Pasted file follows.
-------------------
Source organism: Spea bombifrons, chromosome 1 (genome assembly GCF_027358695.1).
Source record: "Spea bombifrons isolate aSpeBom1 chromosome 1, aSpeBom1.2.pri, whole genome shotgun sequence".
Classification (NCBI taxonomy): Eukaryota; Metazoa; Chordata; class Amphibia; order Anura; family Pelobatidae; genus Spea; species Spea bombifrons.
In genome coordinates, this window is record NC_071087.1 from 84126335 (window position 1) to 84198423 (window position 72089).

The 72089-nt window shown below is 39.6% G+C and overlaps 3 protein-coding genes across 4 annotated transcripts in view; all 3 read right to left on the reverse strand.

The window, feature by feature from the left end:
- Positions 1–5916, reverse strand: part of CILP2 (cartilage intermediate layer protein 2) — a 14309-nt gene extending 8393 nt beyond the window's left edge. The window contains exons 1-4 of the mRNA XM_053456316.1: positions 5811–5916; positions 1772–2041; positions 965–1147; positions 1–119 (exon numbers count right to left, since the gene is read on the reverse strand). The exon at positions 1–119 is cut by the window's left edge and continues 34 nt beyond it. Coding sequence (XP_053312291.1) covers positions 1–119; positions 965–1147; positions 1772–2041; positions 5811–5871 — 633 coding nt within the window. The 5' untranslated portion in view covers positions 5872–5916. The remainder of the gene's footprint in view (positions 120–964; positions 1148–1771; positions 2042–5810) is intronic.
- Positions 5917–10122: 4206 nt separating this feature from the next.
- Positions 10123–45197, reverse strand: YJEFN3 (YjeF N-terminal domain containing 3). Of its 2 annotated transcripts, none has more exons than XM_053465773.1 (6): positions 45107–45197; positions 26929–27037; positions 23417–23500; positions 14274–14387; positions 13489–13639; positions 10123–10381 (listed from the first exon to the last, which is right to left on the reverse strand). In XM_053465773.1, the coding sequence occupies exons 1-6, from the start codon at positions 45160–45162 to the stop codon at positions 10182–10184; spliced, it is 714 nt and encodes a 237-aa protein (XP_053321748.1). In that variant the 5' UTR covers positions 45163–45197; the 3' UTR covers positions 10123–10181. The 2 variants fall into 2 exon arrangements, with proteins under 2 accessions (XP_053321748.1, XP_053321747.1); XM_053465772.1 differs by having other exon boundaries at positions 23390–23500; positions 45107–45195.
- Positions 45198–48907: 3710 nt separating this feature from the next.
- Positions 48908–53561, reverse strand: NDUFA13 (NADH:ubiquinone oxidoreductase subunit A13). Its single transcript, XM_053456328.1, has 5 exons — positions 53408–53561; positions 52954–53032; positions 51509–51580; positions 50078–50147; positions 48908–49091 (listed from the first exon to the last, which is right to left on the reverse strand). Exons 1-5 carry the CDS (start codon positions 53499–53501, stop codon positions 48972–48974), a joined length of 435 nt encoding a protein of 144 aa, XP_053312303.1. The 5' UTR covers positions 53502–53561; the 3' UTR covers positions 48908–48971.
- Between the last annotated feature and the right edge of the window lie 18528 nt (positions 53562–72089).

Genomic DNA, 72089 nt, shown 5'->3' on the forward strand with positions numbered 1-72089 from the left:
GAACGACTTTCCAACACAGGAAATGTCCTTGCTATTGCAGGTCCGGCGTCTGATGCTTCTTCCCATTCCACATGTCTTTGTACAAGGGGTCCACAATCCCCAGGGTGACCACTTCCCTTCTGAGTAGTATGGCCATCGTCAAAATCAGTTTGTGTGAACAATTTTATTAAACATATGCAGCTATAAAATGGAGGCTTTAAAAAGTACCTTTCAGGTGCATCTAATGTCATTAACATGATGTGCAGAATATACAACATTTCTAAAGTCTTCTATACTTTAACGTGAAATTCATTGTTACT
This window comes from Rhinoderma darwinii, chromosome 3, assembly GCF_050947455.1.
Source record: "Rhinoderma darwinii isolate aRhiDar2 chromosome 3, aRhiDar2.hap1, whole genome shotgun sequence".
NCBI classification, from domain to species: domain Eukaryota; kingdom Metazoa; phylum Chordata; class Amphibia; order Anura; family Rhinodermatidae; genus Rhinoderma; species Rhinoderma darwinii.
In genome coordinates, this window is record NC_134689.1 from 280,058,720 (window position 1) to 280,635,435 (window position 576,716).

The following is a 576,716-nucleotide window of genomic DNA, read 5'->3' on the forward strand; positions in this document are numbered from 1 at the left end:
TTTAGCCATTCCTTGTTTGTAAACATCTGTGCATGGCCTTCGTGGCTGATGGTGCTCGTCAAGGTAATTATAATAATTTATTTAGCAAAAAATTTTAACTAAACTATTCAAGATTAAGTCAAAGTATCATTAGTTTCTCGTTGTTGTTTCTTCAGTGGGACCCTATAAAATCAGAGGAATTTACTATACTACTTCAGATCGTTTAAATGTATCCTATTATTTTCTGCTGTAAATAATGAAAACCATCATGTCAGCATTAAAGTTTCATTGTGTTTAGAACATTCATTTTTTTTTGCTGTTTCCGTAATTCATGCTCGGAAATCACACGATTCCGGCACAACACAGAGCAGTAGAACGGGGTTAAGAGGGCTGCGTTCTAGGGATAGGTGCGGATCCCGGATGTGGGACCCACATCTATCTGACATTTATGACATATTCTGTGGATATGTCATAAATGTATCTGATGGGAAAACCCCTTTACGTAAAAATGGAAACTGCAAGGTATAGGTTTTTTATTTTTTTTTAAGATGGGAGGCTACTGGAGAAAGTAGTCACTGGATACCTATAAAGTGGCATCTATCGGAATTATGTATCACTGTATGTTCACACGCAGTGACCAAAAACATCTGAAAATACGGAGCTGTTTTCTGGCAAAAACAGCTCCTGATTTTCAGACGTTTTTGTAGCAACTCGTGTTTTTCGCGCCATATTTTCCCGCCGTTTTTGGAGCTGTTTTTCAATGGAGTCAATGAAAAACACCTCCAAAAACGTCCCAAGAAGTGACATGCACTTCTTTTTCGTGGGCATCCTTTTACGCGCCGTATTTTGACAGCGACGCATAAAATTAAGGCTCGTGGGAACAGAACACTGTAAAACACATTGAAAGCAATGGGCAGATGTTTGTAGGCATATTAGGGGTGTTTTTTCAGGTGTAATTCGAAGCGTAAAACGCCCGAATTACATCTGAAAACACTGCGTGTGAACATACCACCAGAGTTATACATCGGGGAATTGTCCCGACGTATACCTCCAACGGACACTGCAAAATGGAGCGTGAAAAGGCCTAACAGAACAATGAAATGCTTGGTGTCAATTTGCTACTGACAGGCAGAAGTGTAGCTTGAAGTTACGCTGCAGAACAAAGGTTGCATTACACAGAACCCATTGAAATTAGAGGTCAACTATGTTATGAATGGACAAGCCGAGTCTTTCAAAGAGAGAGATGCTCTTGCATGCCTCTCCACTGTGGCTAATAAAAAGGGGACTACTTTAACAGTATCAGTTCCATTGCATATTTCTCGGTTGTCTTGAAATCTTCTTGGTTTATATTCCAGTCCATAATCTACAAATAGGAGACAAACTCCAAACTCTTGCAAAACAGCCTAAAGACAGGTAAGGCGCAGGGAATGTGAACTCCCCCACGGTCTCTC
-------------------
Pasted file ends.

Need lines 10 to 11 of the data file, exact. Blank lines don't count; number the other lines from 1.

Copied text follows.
- Positions 45198–48907: 3710 nt separating this feature from the next.
- Positions 48908–53561, reverse strand: NDUFA13 (NADH:ubiquinone oxidoreductase subunit A13). Its single transcript, XM_053456328.1, has 5 exons — positions 53408–53561; positions 52954–53032; positions 51509–51580; positions 50078–50147; positions 48908–49091 (listed from the first exon to the last, which is right to left on the reverse strand). Exons 1-5 carry the CDS (start codon positions 53499–53501, stop codon positions 48972–48974), a joined length of 435 nt encoding a protein of 144 aa, XP_053312303.1. The 5' UTR covers positions 53502–53561; the 3' UTR covers positions 48908–48971.